ALICANTE General Hospital is a bright spot for stroke care in the Valencian Community. One of 23 stroke centres in Spain’s fourth most populous autonomous community, it was until recently the only one with a door-to-needle time of 30 minutes.
This was no coincidence. The hospital was also the only one in the region that routinely registered and analysed treatment data for stroke, and a shining example of how quality monitoring impacts practice.
But here, too, Covid has left its mark. At the height of the pandemic, the stroke unit at Alicante General Hospital was turned into an ICU. Like several other stroke units that disappeared under pressure from a different set of priorities, it has still not recovered its status as a dedicated ward where patients with stroke receive the most appropriate care from a multi-disciplinary team of specialists.
This was just one of the issues that occupied the thoughts of neurologists from across the Valencian Community who attended a landmark meeting on 16 June. Recognising an urgent need for standardised stroke care in the region, Angels consultant Belén Velasquez had assembled a steering committee comprised of the chief neurologists from six Valencian hospitals – two each from the provinces of Castellón, Valencia and Alicante. Also in attendance were representatives of two telestroke hospitals, the EMS coordinators for each province, the region’s EMS director Begoña Argos, and Cristina Ruiz Cavanilles from the Valencian department of health.
Joining the meeting from Barcelona were Drs Natalia Pérez de la Ossa and Xavier Jimenez, respectively Catalonia’s director of stroke and EMS medical director, who had come to share their insights about planning and organisation with their neighbours. Communication was high on the agenda, along with the importance of quality monitoring, and priority actions to eliminate treatment delays.
A quality monitoring programme implemented at five hospitals two years earlier had painted a bleak picture, showing average door-to-treatment times well outside of the guidelines. The numbers pointed to a want of multi-disciplinary teamwork inside hospitals, and a lack of coordination both between hospitals and between hospitals and EMS, with stroke code activated in just 45% of cases.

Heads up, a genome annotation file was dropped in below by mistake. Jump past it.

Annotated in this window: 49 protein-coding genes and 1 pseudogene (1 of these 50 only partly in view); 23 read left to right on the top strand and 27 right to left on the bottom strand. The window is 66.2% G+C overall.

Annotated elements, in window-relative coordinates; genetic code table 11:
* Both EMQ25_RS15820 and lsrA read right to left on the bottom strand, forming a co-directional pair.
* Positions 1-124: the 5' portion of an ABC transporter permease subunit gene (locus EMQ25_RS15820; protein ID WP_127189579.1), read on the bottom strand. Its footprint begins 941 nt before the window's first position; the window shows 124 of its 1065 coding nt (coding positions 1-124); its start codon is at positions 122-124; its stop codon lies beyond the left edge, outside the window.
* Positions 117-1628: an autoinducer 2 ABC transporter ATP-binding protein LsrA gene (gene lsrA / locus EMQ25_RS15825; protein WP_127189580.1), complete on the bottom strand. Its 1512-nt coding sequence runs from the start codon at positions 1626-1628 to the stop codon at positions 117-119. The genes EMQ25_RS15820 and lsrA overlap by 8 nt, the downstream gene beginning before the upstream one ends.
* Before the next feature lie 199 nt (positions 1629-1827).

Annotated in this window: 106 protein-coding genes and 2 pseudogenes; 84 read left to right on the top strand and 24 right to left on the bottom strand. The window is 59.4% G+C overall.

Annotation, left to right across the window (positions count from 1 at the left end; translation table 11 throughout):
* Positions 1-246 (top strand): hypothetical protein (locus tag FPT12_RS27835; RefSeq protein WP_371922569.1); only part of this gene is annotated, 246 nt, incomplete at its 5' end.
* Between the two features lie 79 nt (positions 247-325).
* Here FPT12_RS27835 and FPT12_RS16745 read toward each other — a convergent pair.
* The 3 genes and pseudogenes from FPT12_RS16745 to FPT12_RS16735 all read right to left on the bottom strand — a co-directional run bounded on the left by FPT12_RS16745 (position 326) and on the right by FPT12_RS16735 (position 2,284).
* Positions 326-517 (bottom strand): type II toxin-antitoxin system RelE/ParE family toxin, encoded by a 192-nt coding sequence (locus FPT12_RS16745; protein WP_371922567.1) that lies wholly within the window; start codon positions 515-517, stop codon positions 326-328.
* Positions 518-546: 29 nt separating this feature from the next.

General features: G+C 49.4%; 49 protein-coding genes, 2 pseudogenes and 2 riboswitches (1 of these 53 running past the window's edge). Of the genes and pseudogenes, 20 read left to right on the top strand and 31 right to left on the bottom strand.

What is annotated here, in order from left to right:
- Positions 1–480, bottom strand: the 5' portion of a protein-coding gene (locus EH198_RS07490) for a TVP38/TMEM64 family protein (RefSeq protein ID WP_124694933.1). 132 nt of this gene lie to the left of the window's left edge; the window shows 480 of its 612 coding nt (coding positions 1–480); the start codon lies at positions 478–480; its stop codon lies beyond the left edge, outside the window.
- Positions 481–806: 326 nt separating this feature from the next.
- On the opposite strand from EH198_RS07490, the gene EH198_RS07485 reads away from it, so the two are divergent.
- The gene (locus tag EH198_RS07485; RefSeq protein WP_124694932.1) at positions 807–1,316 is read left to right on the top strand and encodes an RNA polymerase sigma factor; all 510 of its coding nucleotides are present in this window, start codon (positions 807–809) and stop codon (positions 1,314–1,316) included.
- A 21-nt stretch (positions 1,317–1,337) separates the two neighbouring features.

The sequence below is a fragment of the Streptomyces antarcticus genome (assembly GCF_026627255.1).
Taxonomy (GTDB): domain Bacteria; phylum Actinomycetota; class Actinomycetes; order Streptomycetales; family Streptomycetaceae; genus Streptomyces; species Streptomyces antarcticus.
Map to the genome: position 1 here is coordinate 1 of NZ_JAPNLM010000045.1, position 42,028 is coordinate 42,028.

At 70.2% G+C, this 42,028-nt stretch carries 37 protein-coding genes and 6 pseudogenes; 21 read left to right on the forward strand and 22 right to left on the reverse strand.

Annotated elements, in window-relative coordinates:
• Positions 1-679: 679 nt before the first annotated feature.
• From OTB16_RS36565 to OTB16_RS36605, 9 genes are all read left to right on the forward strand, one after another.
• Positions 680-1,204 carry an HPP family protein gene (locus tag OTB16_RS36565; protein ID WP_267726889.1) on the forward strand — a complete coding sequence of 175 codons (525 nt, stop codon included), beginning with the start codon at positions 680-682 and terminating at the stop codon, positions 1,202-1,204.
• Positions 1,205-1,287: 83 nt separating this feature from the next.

Geographically, the Valencian Community’s almost 5 million citizens are well served by three (soon to be four) comprehensive centres and 20 spoke hospitals. But it will take a joint commitment to standardisation, data-driven improvement and pathway optimisation for stroke patients in the region to receive the best care. That is what this meeting will be about.
ELEVEN DAYS later on 27 June, Belén issues a homework assignment to 20 nurses from Castellón, Valencia and Alicante. Nursing supervisors and stroke nurses from six hospitals across the Valencian Community, they have been present at the inaugural meeting of the nurses steering committee that will in the coming months address the need for a standardised stroke nursing protocol and training in the region.
Now they’ve been assigned a task for the summer. Each team of nurses must review their own strengths and identify the areas of stroke nursing where their particular expertise lies. When it comes to scripting the protocol for post-acute care in Valencia, nurses from each hospital will contribute knowledge from the area in which they are experts.
Nurses in the Valencian Community face a unique set of hurdles. The region has the lowest nurse-patient ratio in the country, creating challenges in the stroke unit as it does elsewhere. But although the meeting agrees on the importance of communicating this to the health authorities, today’s focus is on optimising the resources that they do have. As well as pooling their expertise to write a stroke protocol, they will collaborate on training and jointly embark on a Helsinki Challenge to measure their progress. It’s only been a matter of hours, but already this is a community that is stronger together and playing to its strengths.
TRAINING is also among the goals agreed in the meeting of hospitals and EMS services on 16 June. It will proceed province by province, starting with multidisciplinary meetings, and all six hospitals will conduct pathway simulations involving EMS.
A registry has been selected. In future, treatment data from across the region will be recorded in RES-Q and conclusions obtained from the analysis will be used to target opportunities for improvement.
With the summer break around the corner, September 2022 will mark moment when the Valencian Community officially embarks on a new chapter for stroke care. But at least one hospital isn’t prepared to wait.
One day after the nurses steering committee meeting, stroke unit training commences at Hospital La Fe de Valencia. Taking advantage of the fact that the meeting has brought both Angels and stroke experts to their city, nurses at this hospital are attending a training session that includes a review of their stroke protocol, an introduction to Proyecto Flecha (a Málaga-grown intervention to remove variability in post-acute care), and communication with patients’ families upon discharge.
Galvanised by the previous day’s meeting, they have decided that right now was as good a time as any to raise the standard of care in their unit. After all, when it comes to stroke, literally nothing matters more than time.